KeeLog has decided to release an early version of it’s hardware keylogger family to the public domain, including full firmware & software source code, keylogger hardware electrical schematics, and documentation. This PS/2 key logger is a 100% operational and tested device, assembled and used by hundreds of people around the world. Operation of this hardware key logger is similar to the KeyGrabber PS/2. We provide the application KeyGrab for retrieve and analysis of recorded keystroke data. However, please note that this DIY hardware keylogger project is provided as is, with all faults, and with no warranty whatsoever.
Tools and components
Before you start, go down this list to check if you have all the tools and skills needed to accomplish this hardware keylogger project:
- some experience in electronics hardware
- a soldering iron
- a microcontroller programmer (supporting the Atmel AT89CXX51 family)
The following components are required for the hardware keylogger project:
- Atmel AT89C2051 microcontroller (or AT89C1051, AT89C4051)
- AT24C512 serial EEPROM chip (or compatible)
- 12 MHz crystal
- 2 x 33p capacitor
- 10 uF capacitor
- 10 k resistor
- small push-button
Finally, casing for the hardware keylogger is required. A good idea is to buy a PS/2 extension cable and a 4-inch piece of heat-shrinkable tubing, which can be thermally wrapped around the ready made keylogger.
Put it together
Program the keylogger microcontroller firmware first. Start your programmer software, pick the AT89C2051, and burn the flash with the binary file or the hex version. You may also recompile the source using the source codeand an 8051 compiler.
Soldering is probably the most difficult part of the project, as the keylogger hardware should be made as small as possible. The keylogger hardware schematics below show how connections should be made between components.
Solder the components together starting from the microcontroller and the EEPROM. Unused IC pins can be removed. Make sure the push button is accessible. When mounting the capacitor, make sure it’s biased correctly.
Before pulling the thermal tubing around the hardware keylogger, a good idea is to let some glue or resin in between the components, to make the device more rigid. Finally pull the thermal tubing on, heat it until it wraps around the soldered components, and cut out a small hole so the button is accessible.
The hardware keylogger starts recording key data once plugged between the keyboard and the computer. The keylogger is completely transparent for computer operation and cannot be detected by software in record mode. All key data sent by the keyboard will be recorded to 64 kB hardware non-volatile EEPROM memory. Record mode is completely independent from the operating system installed on the computer.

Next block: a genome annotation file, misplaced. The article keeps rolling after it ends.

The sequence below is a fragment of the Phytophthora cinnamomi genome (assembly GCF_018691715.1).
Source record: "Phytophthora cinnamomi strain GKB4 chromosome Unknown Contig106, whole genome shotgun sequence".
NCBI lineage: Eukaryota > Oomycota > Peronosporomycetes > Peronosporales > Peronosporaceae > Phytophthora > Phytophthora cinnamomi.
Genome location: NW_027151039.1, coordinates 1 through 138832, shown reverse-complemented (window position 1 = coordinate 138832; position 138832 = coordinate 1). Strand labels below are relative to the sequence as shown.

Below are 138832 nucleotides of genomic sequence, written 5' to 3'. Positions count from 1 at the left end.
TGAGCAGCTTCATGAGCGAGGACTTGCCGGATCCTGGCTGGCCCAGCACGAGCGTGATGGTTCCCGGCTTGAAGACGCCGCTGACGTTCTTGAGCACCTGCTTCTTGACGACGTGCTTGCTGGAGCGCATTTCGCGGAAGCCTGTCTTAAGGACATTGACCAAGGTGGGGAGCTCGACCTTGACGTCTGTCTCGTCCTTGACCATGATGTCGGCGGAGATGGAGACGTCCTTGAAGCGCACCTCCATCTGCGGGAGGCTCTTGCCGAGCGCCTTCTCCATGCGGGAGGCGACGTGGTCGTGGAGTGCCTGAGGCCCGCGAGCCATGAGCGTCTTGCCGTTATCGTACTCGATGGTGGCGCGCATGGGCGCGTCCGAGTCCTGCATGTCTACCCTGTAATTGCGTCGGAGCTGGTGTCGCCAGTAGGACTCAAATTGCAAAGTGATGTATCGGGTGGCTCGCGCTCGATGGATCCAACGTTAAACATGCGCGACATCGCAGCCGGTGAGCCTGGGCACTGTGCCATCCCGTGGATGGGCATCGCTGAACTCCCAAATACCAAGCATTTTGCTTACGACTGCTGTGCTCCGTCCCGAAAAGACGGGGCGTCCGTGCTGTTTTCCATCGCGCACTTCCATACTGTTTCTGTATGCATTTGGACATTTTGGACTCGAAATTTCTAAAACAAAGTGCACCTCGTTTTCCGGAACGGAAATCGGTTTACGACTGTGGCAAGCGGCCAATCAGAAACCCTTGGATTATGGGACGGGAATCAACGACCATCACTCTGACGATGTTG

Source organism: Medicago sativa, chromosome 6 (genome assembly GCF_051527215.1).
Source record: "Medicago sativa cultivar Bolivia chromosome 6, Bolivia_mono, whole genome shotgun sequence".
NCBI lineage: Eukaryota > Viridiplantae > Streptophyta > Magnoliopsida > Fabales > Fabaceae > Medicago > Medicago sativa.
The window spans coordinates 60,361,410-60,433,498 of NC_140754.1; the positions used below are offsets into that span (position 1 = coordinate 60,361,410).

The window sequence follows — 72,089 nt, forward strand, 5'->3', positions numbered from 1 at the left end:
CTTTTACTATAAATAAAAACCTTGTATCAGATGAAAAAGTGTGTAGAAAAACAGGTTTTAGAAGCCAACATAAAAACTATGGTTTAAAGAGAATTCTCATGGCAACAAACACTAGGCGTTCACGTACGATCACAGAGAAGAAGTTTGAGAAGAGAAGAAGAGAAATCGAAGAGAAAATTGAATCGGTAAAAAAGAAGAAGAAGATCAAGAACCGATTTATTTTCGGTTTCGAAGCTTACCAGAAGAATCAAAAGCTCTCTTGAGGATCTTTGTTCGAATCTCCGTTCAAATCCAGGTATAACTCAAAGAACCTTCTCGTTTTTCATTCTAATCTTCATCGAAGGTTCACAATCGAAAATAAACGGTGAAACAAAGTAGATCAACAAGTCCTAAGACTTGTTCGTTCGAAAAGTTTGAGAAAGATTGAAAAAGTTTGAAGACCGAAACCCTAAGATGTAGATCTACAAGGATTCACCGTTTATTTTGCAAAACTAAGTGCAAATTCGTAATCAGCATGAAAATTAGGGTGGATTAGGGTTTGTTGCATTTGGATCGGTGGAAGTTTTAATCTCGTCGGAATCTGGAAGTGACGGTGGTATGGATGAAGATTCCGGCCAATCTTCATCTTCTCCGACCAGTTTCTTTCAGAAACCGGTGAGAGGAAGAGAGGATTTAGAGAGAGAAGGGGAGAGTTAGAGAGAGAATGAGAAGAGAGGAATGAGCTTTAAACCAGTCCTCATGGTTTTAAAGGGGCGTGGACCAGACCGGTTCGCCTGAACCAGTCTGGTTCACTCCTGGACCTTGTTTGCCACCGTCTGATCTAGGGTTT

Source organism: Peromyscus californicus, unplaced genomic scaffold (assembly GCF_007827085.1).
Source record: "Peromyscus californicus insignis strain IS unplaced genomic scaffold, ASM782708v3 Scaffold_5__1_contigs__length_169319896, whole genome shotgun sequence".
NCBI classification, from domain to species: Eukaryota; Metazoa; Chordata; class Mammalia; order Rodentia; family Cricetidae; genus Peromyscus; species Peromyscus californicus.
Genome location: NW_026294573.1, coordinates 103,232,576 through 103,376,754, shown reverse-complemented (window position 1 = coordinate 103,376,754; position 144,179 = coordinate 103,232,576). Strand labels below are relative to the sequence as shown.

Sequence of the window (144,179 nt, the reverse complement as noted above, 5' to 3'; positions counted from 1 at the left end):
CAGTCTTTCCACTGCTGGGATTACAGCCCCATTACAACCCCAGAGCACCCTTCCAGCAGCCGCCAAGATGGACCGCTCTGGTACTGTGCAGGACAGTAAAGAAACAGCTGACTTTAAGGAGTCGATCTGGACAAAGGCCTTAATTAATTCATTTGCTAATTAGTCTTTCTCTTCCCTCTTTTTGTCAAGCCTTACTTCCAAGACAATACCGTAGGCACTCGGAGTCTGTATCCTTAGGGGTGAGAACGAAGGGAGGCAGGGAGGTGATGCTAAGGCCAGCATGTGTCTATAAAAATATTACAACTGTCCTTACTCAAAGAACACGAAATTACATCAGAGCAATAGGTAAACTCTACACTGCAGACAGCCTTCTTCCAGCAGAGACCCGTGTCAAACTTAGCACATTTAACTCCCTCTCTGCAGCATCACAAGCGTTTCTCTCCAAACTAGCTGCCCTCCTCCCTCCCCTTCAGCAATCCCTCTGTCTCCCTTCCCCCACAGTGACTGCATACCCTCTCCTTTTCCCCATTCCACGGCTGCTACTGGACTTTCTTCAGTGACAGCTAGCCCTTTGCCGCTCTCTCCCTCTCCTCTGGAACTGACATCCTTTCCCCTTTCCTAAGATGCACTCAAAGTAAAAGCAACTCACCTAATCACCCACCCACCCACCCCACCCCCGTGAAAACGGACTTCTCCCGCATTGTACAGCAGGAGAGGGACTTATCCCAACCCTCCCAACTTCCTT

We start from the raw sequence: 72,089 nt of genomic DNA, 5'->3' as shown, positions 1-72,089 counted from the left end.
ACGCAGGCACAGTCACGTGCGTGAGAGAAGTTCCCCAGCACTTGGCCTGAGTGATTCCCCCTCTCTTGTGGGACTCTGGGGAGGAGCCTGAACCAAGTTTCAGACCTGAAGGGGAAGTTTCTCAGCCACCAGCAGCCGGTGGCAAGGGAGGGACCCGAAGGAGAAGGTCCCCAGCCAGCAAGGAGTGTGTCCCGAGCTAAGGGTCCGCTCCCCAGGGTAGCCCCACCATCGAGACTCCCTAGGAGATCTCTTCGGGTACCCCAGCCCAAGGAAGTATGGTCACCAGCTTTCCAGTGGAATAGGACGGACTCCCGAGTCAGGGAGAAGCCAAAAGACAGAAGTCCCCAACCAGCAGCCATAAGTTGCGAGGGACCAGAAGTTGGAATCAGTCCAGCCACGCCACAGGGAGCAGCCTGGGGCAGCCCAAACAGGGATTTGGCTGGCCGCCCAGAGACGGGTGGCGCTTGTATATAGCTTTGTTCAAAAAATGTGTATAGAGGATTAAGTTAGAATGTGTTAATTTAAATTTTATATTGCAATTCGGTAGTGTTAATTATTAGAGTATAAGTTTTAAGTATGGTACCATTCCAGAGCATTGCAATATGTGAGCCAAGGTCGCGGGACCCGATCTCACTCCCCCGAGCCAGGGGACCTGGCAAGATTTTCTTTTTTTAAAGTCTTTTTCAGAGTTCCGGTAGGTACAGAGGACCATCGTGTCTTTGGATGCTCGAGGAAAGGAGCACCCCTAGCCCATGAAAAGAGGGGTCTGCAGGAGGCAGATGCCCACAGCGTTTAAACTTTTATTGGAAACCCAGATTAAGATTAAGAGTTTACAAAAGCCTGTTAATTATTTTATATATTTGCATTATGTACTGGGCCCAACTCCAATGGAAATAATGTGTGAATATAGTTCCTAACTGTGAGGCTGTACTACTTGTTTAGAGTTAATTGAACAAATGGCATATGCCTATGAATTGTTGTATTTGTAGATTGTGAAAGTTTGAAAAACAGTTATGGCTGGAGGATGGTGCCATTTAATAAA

|Find the PS/2 connector at the computer.|
|Disconnect the keyboard.|
|Connect the hardware keylogger in place of the keyboard.|
|Connect the keyboard to the keylogger. On computer power-up data will start recording.|
Once the hardware keylogger has recorded key data, it can be retrieved to any PC running Windows 9X/Me/XP/2000. The hardware keylogger does this by simulating keyboard keystrokes. The transmitted keystroke data is acquired by a the KeyGrab application. Once this data has been transmitted to the computer, it can be processed and analyzed. Follow the instructions for initiating data download.
|Run the KeyGrab application.|
|Connect the hardware keylogger instead of the keyboard. Do not connect the keyboard.|
|Click on the KeyGrab title bar to make it the active application.|
|Press the button on the hardware keylogger to initiate data download. Do not change the active application during transmission. Press the button again to finish transmission. Do this when the desired keystroke data has been downloaded to the PC.|
|Disconnect the hardware keylogger and plug your PS/2 keyboard back in.|
When downloading keystroke data to the KeyGrab main table, it’s automatically preprocessed to show key data that logged during recording. Data is transmitted in descending order, to show keys pressed recently first. Keystrokes that occurred a long time ago are transmitted later. You can analyze the table manually, or use some of the search options.
1 Position in keylogger hardware memory used by keyboard event (hex form).
2 Captured and logged keystroke.
3 Event that took place – a key press or release.
4 Keystroke scancode on PS/2 bus (hex form).
5 Last memory position written during recording (hex form).
6 Keylogger hardware memory size (in kilobits).
The only column that is of any interest to the user is Key (2) and Action (3). These columns code what keys have been pressed and released. Scroll the bar to see the keystroke history during recording. Keylogger data is transmitted in reverse chronological order (recent keystroke data first).
The DIY hardware keylogger data retrieve and analysis application for Windows 9X/ME/2000/XP:
The full source code for the AT89C2051 microcontroller:
The precompiled AT89C2051 hardware keylogger firmware is also available:
Source : keelog.com/diy.html PS2 Keyboard Keylogger Circuit Atmel AT89C2051 schematic source code files alternative link: ps2-keyboard-keylogger-circuit-atmel-at89c2051.rar alternative link2alternative link3